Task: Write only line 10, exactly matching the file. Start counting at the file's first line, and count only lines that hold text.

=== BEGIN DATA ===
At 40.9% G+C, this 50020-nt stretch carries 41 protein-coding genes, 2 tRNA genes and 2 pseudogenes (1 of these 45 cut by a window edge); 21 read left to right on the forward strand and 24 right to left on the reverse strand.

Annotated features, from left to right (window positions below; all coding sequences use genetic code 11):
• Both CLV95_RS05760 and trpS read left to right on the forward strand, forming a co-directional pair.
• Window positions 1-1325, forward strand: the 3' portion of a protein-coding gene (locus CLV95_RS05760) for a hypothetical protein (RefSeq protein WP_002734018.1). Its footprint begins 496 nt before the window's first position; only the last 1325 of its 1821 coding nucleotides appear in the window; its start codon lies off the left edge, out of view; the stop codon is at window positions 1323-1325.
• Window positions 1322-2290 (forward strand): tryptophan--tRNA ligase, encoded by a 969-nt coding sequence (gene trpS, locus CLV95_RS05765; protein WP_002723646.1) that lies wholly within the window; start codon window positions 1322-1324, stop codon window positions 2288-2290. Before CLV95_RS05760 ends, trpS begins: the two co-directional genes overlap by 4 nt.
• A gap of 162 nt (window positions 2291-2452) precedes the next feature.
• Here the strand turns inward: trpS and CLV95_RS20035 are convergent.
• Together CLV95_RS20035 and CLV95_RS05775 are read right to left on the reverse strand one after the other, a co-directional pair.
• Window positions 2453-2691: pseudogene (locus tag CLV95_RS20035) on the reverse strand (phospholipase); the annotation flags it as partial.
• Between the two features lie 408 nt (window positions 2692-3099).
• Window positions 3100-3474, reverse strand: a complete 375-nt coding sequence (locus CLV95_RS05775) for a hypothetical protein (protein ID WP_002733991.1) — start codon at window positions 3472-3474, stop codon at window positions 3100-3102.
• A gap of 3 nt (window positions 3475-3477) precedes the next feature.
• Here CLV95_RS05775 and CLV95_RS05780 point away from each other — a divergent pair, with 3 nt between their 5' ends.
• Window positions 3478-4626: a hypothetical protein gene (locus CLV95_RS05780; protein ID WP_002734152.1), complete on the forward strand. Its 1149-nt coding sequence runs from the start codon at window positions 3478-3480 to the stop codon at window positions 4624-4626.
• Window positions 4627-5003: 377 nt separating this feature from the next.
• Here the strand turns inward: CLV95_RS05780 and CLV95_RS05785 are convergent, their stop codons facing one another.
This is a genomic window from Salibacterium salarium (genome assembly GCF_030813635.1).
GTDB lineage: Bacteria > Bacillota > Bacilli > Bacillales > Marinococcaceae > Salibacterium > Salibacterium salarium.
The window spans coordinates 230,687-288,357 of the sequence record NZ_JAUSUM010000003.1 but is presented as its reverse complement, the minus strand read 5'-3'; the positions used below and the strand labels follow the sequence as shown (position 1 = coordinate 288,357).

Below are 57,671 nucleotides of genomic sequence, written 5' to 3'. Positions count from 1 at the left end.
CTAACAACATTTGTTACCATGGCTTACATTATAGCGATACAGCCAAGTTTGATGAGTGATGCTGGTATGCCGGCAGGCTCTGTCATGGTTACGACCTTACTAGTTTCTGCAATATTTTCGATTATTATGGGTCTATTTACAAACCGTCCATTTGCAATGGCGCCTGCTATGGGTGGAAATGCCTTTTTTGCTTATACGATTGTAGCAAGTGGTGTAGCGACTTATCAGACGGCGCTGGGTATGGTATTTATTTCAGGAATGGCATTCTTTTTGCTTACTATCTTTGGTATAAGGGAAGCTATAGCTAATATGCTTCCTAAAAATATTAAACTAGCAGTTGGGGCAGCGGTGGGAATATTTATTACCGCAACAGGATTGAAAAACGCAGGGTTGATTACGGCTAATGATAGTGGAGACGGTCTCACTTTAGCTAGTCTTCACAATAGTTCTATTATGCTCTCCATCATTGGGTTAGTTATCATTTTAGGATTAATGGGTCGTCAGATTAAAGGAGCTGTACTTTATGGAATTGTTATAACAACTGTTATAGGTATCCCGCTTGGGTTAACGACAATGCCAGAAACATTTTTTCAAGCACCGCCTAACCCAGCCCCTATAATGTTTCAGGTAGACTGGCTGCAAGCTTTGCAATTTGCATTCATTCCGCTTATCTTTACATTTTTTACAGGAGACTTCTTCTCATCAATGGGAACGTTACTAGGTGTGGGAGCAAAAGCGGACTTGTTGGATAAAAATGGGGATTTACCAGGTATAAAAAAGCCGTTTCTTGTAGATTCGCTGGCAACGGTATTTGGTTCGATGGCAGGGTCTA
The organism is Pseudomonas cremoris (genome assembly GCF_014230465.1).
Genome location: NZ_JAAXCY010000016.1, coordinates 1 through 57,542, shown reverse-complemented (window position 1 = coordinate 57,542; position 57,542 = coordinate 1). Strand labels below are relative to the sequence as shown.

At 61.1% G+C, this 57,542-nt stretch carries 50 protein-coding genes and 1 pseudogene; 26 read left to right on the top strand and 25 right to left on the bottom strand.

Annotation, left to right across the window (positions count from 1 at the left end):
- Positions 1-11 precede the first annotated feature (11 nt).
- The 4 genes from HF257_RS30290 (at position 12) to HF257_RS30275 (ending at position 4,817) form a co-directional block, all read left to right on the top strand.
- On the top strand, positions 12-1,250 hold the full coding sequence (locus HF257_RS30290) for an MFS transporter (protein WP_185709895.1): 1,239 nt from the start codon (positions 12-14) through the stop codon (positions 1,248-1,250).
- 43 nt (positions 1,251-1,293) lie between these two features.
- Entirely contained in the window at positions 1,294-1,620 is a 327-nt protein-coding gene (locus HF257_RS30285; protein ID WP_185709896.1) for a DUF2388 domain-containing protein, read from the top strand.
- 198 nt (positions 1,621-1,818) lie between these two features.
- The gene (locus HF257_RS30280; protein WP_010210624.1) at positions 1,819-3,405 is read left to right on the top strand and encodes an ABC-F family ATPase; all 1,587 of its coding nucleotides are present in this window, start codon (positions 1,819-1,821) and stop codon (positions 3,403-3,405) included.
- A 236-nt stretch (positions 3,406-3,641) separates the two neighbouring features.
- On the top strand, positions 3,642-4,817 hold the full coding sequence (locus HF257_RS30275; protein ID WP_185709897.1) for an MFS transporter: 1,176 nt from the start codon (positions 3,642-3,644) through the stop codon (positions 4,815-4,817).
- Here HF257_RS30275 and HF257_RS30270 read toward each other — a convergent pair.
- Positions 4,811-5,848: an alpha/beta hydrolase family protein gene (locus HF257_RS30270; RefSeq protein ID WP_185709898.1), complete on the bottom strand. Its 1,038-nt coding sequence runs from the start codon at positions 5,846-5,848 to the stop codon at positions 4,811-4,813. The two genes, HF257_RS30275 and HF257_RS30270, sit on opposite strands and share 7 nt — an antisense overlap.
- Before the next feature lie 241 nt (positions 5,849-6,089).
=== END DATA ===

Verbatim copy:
• Between the two features lie 408 nt (window positions 2692-3099).